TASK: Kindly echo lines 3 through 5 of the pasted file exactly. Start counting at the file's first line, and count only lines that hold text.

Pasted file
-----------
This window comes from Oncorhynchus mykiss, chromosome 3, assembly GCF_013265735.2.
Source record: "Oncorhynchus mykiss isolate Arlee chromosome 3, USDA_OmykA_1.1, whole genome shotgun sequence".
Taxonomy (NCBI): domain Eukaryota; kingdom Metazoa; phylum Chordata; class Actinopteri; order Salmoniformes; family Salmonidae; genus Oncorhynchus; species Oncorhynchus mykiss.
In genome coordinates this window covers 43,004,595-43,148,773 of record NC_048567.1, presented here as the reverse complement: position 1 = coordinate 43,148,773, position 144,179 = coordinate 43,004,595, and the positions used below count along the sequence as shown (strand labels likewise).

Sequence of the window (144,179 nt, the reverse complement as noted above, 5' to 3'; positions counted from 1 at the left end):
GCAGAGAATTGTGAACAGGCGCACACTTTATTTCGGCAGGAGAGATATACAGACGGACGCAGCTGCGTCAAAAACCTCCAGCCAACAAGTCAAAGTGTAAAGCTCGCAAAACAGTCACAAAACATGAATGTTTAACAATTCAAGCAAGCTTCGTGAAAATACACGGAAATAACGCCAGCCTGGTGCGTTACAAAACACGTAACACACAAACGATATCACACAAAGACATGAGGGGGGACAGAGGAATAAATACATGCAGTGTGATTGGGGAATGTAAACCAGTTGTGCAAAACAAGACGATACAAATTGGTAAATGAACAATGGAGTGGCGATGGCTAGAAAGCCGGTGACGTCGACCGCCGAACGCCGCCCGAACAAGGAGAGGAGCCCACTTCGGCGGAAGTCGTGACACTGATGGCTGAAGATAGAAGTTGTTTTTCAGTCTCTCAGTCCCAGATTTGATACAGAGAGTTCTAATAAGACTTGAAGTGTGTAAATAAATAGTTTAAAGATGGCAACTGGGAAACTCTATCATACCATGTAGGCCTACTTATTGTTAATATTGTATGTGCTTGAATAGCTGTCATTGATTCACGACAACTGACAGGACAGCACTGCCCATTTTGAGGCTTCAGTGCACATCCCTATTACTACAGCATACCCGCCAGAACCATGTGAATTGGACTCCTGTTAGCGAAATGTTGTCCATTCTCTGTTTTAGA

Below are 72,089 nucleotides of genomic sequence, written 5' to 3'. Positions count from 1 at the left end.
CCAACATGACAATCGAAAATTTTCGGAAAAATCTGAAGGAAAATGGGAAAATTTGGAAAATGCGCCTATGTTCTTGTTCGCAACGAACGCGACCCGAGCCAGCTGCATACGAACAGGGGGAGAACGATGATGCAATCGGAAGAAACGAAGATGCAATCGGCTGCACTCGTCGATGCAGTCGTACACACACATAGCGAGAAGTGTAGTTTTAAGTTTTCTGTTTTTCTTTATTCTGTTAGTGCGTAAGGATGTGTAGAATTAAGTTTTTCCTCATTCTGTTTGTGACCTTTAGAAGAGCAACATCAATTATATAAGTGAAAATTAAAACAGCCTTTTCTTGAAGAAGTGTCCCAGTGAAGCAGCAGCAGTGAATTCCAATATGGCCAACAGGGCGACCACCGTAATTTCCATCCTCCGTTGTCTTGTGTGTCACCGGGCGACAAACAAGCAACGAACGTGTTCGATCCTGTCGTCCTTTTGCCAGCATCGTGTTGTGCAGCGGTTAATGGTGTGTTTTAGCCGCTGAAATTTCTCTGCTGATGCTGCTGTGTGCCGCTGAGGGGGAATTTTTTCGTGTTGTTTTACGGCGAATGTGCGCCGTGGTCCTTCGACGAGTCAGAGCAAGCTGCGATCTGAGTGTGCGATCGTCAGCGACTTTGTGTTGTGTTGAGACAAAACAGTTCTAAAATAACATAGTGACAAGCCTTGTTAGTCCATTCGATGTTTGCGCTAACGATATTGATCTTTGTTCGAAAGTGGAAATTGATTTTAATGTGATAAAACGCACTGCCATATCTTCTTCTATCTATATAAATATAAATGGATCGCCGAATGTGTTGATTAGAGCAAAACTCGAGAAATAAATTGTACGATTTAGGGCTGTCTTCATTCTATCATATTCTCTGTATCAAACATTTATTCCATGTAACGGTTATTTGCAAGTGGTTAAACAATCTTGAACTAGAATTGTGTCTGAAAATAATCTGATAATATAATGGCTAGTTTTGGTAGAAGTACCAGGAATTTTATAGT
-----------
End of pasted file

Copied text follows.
Taxonomy (NCBI): domain Eukaryota; kingdom Metazoa; phylum Chordata; class Actinopteri; order Salmoniformes; family Salmonidae; genus Oncorhynchus; species Oncorhynchus mykiss.
In genome coordinates this window covers 43,004,595-43,148,773 of record NC_048567.1, presented here as the reverse complement: position 1 = coordinate 43,148,773, position 144,179 = coordinate 43,004,595, and the positions used below count along the sequence as shown (strand labels likewise).

Sequence of the window (144,179 nt, the reverse complement as noted above, 5' to 3'; positions counted from 1 at the left end):